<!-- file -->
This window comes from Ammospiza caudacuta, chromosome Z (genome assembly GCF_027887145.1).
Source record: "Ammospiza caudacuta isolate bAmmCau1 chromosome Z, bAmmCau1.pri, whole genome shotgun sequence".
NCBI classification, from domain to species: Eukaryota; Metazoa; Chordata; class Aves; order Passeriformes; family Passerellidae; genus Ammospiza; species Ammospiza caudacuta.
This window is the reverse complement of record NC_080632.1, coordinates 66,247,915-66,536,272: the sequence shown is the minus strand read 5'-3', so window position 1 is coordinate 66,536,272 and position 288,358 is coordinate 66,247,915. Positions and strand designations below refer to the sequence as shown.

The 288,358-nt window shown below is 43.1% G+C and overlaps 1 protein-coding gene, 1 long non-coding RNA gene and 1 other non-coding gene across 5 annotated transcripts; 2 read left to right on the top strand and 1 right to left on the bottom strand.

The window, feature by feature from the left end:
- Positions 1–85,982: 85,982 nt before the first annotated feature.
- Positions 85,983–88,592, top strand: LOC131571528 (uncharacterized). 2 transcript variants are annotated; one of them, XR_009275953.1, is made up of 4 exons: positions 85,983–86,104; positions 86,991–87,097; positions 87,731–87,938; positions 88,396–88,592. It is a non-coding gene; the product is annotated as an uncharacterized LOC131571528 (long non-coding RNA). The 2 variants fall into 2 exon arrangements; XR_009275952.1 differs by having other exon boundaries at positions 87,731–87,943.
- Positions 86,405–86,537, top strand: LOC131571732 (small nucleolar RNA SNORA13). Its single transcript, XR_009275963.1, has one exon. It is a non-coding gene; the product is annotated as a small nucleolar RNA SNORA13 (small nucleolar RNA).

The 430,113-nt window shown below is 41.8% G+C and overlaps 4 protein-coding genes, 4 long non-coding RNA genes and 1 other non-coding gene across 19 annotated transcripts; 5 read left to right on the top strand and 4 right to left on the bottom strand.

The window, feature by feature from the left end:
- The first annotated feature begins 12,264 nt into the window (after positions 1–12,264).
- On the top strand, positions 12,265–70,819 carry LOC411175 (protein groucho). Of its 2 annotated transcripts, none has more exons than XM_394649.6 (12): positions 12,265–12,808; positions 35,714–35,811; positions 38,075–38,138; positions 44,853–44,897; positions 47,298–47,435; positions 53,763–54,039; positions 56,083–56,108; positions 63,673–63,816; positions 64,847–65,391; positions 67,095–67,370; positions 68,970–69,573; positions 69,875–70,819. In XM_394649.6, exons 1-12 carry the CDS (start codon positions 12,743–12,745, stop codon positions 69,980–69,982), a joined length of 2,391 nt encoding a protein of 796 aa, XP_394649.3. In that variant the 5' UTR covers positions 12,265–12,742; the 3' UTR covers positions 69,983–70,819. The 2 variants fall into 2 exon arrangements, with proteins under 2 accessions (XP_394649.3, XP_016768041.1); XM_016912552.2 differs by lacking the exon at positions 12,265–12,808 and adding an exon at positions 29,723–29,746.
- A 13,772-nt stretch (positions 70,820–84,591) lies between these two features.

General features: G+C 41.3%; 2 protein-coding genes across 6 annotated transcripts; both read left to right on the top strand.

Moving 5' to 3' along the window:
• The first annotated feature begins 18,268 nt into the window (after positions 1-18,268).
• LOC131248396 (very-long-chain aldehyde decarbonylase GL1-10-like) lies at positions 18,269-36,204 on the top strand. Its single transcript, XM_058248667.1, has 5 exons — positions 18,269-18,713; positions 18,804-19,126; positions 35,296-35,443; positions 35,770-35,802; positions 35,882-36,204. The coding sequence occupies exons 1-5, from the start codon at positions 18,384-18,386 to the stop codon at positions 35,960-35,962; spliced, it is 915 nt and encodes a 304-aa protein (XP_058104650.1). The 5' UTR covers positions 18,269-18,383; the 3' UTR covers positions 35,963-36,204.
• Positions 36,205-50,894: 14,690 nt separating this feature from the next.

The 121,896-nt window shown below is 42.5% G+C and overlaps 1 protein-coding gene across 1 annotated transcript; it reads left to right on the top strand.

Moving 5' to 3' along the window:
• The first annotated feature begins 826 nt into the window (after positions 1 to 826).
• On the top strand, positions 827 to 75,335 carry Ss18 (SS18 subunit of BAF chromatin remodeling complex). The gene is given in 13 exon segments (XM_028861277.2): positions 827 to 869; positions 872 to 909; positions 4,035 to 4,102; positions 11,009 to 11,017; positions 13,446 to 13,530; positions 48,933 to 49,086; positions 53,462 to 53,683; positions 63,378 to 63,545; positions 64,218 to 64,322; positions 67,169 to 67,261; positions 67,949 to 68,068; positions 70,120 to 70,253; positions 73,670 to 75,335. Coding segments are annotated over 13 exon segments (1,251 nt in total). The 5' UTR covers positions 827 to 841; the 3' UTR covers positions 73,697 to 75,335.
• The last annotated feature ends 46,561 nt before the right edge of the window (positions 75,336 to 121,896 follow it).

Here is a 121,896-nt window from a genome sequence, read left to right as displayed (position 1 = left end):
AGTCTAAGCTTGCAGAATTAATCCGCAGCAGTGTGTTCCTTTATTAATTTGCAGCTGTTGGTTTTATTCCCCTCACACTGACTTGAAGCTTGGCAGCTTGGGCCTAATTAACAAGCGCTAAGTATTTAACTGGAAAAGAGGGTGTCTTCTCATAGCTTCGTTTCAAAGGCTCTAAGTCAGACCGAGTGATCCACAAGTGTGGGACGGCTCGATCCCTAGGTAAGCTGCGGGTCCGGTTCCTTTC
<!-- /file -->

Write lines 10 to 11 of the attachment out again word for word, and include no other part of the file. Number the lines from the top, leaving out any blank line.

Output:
The 430,113-nt window shown below is 41.8% G+C and overlaps 4 protein-coding genes, 4 long non-coding RNA genes and 1 other non-coding gene across 19 annotated transcripts; 5 read left to right on the top strand and 4 right to left on the bottom strand.

The window, feature by feature from the left end: